Should I buy leather shoesShould I buy leather shoes?

I bought new leather shoes recently and while this was not the cruelty free choice, for me it was the more sustainable choice. If you struggle with the question: “Should I buy leather shoes?” or if you should consider vegan leather, I want to share the pros and cons of each, how I made my decision as well as some questions to ask yourself to help make the most sustainable choice.

Should I buy new leather

My beloved Tahari heels – they served me for over 14 years!

New leather is not a cruelty free choice because it involves the death of an animal. The other problem with leather is the tanning process which includes hexavalent chromium – a toxic chemical. However, leather can last for a really long. Leather can be polished, conditioned, dyed, and repaired. My first pair of “work” appropriate black leather heels lasted me for 14 years (see above). Careful maintenance of these shoes contributed to why they lasted so long. However, after 14 years, they needed to be replaced. Eventually it just happens because the shoes  get to a point where they can’t be made to look new anymore. So I had a choice to make – leather or vegan leather?

Why not vegan leather?

Polyurethane (PU) and PVC (poly vinyl chloride) are the two primary materials used to make vegan leather. They are both petrochemicals and emit harmful emissions as well as toxic byproducts from their manufacture. They are the cruelty free choice, but I would argue not the sustainable choice. My biggest issue with these materials is that they don’t last. Not only are PVC and PU toxic to the environment (like leather) but they tend to fall apart easily, can’t be repaired and conditioned like leather can and don’t last as long as leather.

I know I like to keep things that are high quality, and I make sure to maintain them so they last. So I knew I needed to invest in leather shoes (and not vegan leather) because I would wear them, maintain them, and keep them for years. For a blog post on how I make my shoes last, see this blog post.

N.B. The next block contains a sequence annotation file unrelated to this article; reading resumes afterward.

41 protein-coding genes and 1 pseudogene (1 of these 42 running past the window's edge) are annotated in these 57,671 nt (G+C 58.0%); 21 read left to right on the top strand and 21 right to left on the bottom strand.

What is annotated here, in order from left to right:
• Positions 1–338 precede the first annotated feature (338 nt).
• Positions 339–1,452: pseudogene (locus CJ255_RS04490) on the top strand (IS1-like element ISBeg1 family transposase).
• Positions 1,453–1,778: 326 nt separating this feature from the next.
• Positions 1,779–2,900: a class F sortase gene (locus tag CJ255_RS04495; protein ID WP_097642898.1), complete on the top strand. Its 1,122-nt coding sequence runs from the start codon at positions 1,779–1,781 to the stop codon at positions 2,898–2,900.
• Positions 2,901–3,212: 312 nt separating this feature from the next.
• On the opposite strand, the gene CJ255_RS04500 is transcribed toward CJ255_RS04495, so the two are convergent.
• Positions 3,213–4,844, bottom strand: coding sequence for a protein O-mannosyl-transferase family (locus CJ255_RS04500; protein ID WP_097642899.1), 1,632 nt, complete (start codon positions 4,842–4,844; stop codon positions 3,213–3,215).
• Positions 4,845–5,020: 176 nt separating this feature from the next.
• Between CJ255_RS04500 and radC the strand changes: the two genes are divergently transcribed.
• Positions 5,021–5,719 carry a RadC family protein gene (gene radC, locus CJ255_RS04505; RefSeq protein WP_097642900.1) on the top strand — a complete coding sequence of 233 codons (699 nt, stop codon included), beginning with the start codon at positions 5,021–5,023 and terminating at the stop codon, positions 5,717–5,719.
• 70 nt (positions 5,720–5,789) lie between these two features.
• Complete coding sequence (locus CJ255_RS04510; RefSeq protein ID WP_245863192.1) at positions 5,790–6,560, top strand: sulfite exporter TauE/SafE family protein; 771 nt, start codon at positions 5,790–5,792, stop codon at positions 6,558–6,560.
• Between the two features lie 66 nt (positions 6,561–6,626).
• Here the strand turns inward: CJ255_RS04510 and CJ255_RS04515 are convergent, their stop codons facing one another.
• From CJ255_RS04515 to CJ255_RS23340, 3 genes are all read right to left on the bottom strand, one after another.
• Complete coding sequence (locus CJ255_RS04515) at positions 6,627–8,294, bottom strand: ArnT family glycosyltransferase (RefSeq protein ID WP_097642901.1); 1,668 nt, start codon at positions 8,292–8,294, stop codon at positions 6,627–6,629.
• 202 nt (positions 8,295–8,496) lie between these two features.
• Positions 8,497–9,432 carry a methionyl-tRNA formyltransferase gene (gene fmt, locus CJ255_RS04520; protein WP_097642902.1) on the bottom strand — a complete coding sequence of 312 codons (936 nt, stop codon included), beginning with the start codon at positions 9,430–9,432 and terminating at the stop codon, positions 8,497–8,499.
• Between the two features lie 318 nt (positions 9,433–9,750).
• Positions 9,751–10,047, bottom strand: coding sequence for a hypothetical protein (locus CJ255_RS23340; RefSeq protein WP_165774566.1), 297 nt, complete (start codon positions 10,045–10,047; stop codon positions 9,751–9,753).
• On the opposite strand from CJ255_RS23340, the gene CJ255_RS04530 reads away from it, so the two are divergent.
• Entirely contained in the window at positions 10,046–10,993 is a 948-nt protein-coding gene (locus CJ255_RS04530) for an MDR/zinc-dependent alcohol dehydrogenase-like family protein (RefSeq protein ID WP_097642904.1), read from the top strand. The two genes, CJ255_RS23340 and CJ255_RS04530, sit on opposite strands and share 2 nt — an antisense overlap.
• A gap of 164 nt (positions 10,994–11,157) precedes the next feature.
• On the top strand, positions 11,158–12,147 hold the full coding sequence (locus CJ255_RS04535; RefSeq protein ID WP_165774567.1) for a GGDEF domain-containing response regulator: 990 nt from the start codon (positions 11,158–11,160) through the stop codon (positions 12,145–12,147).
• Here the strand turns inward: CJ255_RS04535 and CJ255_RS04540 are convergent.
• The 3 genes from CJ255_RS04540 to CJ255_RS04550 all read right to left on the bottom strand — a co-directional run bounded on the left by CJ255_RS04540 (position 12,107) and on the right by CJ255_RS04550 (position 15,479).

Finding new shoes

I spent the past year looking for a pair of black heels secondhand, and I didn’t find what I wanted. I wasn’t in a rush but the shoes had to work for me – both comfort and style. I have truly run to catch cabs and planes in my first pair of heels so I need to be able to move. Because I couldn’t find what I wanted from consignment, I turned to my friend and fellow female business owner Ines Shanks. I met Ines in 2016 as part of Phoenix Fashion Week’s Emerging Designer program and had the opportunity to try on her shoes last year.

Another element that played a part in my decision is that I could buy from another small business owner. Sustainability goes beyond the environmental sustainability that we often consider. It includes social and economic sustainability as well. I reached out to Ines personally regarding where the leather comes from. The leather for the heel caps leather is from Italy and produced in Austria. The high heels are from Portugal but leather is not supplied by Shanks-Shoeware. Ines does choose from what the supplier/producer offers and as far as she knows the leather comes from Spain and Italy.

Decision making process – should I buy leather shoes?

I ended up using the following to determine should I buy leather shoes:

  1. When I buy shoes, I consider them an investment and make them last; leather is very well suited for this.
  2. I was not buying these shoes from a big box retailer and instead was able to support a small, women-owned business.
  3. These shoes are a higher quality leather and to some extent the supply chain could be identified.

Should I buy leather shoes

I am extremely happy with my new shoes. They are lightweight and extremely comfortable. I trust I will be wearing them for well over a decade, I will make them last, and I am happy with my choice.

Details on Shanks-Shoeware:

Heel caps – where are they made

High heels – where are they made

To learn more about the environmental impacts of leather and more sustainable alternatives to vegan leather, refer to this blog.

Note: Please know that I am not working with any of these companies or stores and was not asked to endorse or mention any of the products in this post. All opinions here are my own.